GOJIRA Doesn't Consciously Try To Break New Musical Ground: 'It's More Organic', Says MARIO DUPLANTIER

September 20, 2022

In a new interview with Colombia's Radioacktiva, drummer Mario Duplantier of French progressive metallers GOJIRA was asked how he and his bandmates go about exploring fresh musical areas every time they are making an album. He responded (as transcribed by BLABBERMOUTH.NET): "It's not very intellectual; it's not very mental — it's more organic. We jam, and when we hear something cool, we say, 'Let's go.' It's not very we try to catch more people here and there.

"I would say… I have to be very honest, but the fact [that] we are touring so much… We are a live band mainly — 90 percent of our life is on the road. So we play shows — we do soundcheck and we play shows; soundcheck, shows, soundcheck… Over and over and over again, it's like a huge circle. We do Europe and U.S., Europe and U.S., sometimes South America, Asia — it's crazy. So when we write the music, we want to play songs that are gonna be fun, maybe, to play live as well. And it's not a conscious thing — we're not trying to do something, 'Let's catch more people.' It's really, 'Let's have fun onstage and have something maybe more simple sometimes.' Because when you play very technical music and you start to play arenas or stadiums and festivals — huge festivals — you just notice that if it's too crazy, too technical, it doesn't really work."

Mario's latest comments echo those of his brother, GOJIRA guitarist/vocalist Joseph Duplantier, who told SPIN in a 2021 interview: "When you start to play bigger slots at festivals in front of more people — when every show on your tour is now a freaking area because you're opening for an arena band — the response, the echo of your song, is different than in a 1,000-capacity club. Sometimes when we end up performing for a large audience and all we have to play is death metal songs, subconsciously we want to adapt our repertoire to a wider audience. We're, like, 'What do we have in our back catalog that we can play and not freak people out? Not so intense and long and epic."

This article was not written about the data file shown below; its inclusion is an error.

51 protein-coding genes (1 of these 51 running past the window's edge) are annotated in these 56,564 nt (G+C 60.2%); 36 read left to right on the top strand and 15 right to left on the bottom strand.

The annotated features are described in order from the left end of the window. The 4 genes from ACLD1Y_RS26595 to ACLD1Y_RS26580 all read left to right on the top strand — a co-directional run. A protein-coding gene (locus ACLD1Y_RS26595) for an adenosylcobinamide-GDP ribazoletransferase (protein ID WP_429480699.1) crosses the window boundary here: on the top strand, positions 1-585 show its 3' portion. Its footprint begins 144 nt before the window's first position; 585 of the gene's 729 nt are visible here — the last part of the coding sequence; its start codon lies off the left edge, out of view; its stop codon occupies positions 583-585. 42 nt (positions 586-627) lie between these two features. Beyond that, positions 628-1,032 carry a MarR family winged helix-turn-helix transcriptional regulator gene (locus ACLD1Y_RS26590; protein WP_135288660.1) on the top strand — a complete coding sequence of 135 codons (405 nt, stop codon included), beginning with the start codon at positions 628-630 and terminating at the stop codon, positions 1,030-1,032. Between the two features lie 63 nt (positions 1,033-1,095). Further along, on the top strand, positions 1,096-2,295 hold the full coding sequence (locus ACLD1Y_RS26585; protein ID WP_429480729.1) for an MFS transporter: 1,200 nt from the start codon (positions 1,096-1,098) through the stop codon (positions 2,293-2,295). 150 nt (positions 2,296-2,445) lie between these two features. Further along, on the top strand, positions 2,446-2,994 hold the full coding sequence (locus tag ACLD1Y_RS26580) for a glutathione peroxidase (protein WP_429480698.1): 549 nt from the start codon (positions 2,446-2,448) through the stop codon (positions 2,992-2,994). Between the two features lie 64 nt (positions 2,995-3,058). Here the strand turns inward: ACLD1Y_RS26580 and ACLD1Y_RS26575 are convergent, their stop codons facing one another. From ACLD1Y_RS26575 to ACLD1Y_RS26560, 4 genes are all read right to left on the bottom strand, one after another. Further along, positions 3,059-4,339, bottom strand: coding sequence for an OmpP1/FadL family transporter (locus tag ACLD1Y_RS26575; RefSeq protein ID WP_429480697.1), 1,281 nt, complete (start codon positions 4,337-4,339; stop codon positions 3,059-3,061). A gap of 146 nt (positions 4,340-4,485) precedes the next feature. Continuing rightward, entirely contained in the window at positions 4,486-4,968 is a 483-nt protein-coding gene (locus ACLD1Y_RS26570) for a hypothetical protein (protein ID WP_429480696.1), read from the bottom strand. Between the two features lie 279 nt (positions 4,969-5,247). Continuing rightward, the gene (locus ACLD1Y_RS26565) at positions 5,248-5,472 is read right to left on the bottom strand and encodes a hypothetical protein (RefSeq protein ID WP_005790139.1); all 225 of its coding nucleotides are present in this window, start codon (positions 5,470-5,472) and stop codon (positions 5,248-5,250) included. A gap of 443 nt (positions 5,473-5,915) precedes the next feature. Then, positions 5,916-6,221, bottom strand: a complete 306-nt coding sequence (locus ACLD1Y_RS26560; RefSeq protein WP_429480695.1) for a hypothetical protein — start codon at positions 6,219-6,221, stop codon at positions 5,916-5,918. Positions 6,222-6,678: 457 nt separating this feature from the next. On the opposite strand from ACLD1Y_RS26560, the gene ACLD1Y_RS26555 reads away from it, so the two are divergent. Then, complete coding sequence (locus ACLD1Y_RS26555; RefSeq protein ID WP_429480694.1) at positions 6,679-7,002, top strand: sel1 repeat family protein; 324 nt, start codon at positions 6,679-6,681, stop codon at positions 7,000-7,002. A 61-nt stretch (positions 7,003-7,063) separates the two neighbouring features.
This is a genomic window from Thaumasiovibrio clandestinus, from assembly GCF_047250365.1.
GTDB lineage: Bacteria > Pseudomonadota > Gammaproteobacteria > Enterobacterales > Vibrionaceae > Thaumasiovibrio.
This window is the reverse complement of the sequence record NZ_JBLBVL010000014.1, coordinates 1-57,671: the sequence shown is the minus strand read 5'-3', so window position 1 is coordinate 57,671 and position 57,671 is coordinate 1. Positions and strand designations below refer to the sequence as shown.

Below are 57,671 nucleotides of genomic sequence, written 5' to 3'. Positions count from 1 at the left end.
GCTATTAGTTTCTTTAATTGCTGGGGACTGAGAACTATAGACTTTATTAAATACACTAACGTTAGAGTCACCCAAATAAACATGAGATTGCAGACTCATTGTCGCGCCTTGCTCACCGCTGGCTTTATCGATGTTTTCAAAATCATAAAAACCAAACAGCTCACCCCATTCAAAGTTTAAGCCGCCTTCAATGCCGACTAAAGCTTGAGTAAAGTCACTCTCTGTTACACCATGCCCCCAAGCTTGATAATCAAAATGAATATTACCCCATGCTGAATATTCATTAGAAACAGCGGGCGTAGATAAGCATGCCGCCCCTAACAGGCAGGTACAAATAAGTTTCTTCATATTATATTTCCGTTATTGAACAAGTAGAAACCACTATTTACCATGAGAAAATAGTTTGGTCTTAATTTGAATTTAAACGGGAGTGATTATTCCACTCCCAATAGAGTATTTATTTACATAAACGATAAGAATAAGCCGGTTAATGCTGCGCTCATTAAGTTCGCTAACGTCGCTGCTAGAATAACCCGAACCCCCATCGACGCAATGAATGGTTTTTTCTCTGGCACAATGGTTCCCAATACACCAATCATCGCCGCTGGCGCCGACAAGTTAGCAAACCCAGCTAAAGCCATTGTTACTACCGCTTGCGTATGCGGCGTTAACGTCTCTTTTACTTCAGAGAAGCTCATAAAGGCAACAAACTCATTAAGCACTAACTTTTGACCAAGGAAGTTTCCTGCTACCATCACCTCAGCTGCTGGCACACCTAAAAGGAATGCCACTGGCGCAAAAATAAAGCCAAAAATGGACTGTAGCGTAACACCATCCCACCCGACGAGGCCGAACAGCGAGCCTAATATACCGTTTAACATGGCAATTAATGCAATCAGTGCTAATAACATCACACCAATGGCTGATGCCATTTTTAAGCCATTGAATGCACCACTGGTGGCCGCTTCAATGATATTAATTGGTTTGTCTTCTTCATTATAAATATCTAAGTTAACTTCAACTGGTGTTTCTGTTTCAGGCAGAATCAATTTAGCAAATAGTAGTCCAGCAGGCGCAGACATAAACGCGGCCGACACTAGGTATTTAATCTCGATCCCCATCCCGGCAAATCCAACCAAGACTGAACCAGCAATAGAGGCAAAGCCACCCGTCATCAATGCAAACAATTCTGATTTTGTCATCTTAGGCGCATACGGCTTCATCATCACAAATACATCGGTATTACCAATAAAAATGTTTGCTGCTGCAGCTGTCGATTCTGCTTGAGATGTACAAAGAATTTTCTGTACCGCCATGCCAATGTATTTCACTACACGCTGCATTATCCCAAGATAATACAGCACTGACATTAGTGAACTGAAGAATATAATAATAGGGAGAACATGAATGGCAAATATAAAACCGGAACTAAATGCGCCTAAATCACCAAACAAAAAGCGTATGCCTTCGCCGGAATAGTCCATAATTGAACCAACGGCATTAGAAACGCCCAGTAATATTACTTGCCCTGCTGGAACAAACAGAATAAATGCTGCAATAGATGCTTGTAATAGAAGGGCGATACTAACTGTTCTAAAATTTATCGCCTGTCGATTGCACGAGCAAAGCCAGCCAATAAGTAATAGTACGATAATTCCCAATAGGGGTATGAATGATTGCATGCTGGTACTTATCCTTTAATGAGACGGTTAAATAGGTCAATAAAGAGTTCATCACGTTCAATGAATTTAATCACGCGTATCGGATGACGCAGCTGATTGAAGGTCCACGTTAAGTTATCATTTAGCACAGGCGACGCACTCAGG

He continued: "Naturally and organically, a sound is shaped by our experiences on tour. This is something people might not understand or think about, but the progression of the band is also shaping our sound, as much as our songs and our sound dictating how good we're going to do. Of course we keep that in mind that if we do a song with a chorus that people can sing along to, we're going to have bigger chances to succeed in this business. But it's not also a business for us — it's been a reason to be alive, to play music in the first place, since we were teenagers. If we betray ourselves, our tendencies, if we don't fulfill our creative hearts, we are going to fail. We are going to lose the point. For us, it's very important to be in tune with our music because this is what we eat and breathe for years on the road. We play these songs every single night. We want to punch people in the face with our music. We're not here to sing a lullaby. We want it to be powerful and meaningful, and also it's a little bit more political than before in a weird way. Also we were [ages] 14 to 18 or 19 when we started, and now we're in our 40s. So we have a different internal pace. It sounds clichéd and bragging a little bit — 'I don't care about the pressure or success.' Of course we want to drive a career in a smart way, but we try to concentrate on what the music will create in our hearts."

GOJIRA's latest album, "Fortitude", came out in April 2021 via Roadrunner Records. The follow-up to 2016's "Magma" was recorded and produced by Joseph Duplantier at Silver Cord StudioGOJIRA's Ridgewood, Queens, New York headquarters — and mixed by Andy Wallace (NIRVANA, RAGE AGAINST THE MACHINE).

GOJIRA initially laid the foundation for "Fortitude" in 2020 with the surprise release of the single "Another World".

The artwork for "Fortitude" was created by Joseph Duplantier.

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